First the good news: the Toshiba 32C3030 uses an astonishingly low 0.1W while in standby mode. And this is an achievement that's backed up by a decent operational power consumption figure of 154 watts per hour.
As we discovered, it's a good job that the standby mode is so energy efficient, as switched off is the best thing for this 32in LCD.
Not that you'd tell from the specification. Inevitably for these times, the 32C3030 is HD-ready, with a native resolution of 1366 x 768, quoted brightness of 500cd/m2 and a quoted contrast ratio of 4000:1.
Connections don't reach the stellar heights of its rivals from Sony and Panasonic, but two HDMIs are acceptable on a £500 32in LCD TV. All the other usual connectivity suspects are present, including two Scarts (both RGB-enabled), component video input, a PC input, and plenty of AV inputs and outputs - including one for hooking up a subwoofer.
The 32C3030's feature count is also praiseworthy for an aggressively priced LCD. There are built-in analogue and digital tuners, Toshiba's usual Active Vision LCD processing suite (which - in theory - reproduces four times more colour tones than other LCD TVs), backlight reduction control, and the excitably named SRS WOW audio system.
With the impressive contrast ratio of 4000:1 and the Active Vision Processing suite at the 32C3030's disposal, we had high hopes for the hi-def picture quality. But our HD DVD test movie of Hulk left a bitter taste in our mouths.
To be avoided
Close-ups in Hulk can show off some decent levels of fine detail, but the darker areas of the picture leave something to be desired.
Black levels are plagued with the kind of mediocrity that we're frankly astonished to see from a reputable manufacturer as Toshiba. If you sit anywhere than directly in front of the LCD screen, you'll be faced with mush that's as grey as Pete Docherty's skin on a good day.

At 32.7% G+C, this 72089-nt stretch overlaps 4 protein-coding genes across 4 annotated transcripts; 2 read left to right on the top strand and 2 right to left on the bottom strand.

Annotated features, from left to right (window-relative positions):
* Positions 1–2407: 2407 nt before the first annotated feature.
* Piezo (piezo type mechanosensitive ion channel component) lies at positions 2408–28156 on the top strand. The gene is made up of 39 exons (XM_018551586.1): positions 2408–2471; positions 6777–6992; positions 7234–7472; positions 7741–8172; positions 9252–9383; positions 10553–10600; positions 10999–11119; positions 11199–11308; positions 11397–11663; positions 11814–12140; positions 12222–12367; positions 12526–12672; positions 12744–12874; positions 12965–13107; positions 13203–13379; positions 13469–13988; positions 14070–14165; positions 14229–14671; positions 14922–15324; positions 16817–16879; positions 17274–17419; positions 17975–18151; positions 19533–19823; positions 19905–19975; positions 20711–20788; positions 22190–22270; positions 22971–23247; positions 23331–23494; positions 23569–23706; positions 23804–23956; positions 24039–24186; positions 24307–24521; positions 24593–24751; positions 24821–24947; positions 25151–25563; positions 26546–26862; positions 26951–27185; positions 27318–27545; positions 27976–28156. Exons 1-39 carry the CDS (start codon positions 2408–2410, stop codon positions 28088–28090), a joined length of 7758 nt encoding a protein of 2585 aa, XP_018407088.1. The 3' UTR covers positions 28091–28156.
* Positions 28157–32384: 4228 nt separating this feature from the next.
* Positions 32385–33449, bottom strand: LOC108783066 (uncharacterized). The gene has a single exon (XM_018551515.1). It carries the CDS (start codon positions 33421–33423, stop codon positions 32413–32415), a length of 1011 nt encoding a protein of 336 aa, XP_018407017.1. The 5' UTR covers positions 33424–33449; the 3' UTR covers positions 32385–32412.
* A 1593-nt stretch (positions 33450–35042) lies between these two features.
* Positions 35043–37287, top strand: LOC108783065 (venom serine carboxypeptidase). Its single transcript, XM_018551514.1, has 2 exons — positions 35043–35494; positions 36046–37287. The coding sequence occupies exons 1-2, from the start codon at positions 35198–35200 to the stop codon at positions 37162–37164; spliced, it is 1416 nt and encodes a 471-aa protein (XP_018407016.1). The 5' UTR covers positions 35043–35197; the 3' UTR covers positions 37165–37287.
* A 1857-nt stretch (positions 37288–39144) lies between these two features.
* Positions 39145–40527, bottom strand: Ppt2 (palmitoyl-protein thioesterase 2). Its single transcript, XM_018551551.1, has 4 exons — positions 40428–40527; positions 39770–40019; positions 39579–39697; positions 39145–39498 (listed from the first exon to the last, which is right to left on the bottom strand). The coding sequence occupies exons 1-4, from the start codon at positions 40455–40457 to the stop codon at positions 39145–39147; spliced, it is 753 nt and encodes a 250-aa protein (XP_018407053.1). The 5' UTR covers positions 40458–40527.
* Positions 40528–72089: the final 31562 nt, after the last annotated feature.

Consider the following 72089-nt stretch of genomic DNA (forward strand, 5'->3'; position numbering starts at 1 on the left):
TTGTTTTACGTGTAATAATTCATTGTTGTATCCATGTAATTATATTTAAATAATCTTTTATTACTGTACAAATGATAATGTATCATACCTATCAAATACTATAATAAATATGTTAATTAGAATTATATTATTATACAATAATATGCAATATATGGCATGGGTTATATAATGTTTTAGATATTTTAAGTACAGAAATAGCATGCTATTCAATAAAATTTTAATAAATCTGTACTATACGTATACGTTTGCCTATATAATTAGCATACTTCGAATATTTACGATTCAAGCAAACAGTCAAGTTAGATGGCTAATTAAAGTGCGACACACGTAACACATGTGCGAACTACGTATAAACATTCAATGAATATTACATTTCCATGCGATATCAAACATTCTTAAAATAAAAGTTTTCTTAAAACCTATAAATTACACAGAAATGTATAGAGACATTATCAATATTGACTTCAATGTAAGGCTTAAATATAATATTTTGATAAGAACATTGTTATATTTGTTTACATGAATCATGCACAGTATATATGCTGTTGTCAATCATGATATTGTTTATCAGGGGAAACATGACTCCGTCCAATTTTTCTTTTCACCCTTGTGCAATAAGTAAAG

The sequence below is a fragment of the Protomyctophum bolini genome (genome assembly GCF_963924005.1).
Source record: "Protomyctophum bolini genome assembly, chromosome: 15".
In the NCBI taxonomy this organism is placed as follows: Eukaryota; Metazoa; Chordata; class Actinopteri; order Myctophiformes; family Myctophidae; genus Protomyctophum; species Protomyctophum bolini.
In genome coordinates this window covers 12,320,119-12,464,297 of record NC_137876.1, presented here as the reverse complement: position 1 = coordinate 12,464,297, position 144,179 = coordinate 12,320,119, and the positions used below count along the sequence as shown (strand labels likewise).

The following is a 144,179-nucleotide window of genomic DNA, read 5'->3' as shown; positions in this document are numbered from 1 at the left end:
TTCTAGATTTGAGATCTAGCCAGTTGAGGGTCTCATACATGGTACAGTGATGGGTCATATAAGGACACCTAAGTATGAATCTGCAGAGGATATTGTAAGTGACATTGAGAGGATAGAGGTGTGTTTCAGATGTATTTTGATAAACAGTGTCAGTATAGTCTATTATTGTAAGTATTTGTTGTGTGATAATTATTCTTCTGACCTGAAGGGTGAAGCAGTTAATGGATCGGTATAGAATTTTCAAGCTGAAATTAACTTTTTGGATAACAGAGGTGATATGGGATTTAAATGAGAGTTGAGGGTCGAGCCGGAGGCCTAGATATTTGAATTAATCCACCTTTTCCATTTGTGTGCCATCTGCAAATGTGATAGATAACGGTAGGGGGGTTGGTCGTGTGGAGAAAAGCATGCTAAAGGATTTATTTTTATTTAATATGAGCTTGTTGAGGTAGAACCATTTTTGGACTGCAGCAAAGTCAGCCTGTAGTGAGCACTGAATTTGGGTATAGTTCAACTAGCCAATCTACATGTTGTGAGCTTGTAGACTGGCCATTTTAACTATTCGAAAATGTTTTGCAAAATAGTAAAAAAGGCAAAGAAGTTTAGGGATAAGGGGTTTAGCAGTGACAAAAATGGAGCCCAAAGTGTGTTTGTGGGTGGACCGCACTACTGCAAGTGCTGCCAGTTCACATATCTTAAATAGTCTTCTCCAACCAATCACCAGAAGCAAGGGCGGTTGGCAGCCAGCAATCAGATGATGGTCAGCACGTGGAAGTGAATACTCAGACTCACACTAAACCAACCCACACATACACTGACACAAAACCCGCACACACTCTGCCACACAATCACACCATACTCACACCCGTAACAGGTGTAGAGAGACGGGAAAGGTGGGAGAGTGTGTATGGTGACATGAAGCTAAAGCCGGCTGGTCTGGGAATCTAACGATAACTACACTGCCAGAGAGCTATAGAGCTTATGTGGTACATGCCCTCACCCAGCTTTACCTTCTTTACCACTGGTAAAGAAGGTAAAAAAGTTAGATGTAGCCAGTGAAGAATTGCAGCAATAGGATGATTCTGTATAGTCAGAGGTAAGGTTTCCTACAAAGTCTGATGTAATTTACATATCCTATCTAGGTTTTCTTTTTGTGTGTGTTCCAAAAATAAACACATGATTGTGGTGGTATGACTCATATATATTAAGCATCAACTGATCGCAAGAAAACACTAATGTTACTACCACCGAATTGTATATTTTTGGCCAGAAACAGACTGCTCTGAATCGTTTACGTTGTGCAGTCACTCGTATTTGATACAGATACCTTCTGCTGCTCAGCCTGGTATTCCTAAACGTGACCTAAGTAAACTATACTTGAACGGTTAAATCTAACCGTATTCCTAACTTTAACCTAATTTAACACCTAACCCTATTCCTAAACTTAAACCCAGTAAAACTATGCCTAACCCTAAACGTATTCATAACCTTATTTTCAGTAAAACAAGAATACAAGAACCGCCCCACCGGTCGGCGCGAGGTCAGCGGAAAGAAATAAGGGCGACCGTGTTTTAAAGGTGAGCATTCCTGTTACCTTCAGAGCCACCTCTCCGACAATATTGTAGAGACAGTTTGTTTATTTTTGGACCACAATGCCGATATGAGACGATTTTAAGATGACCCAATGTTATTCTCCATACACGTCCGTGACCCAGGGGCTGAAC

The 32C3030 attempts to win us over with some deft motion moves: fast-moving sequences are delivered with scarcely a trace of blurring that can be the bane of swift camera pans. Bright hi-def footage is also impressively executed, rendered with a luscious colour palette. Unfortunately, it's too little too late, as those frankly rubbish black levels undo the good work.
Worse still is standard-def footage. Spin a DVD of Hulk and the air will turn blue at the feeble standard-def pictures on offer: judder, noise and smearing all make unwelcome appearances. Freeview pictures are also noisy as hell. Picture-wise this is a major disappointment and best avoided.
At least the nicely monikered WOW suite lives up to its name, working a treat on the 32C3030's soundstage, and lending the action sequences some dynamism that the pictures are sorely lacking.
Fall from grace
The 32C3030 is a depressingly mediocre LCD TV, made all the worse by the relatively high expectations that we had from Toshiba.
There are too many traditional problems with LCD technology - the worst offender being dreadful black levels - for us to recommend this 32in TV, especially as rival brands are ensuring that HD-ready screens at this size are real hi-def performers.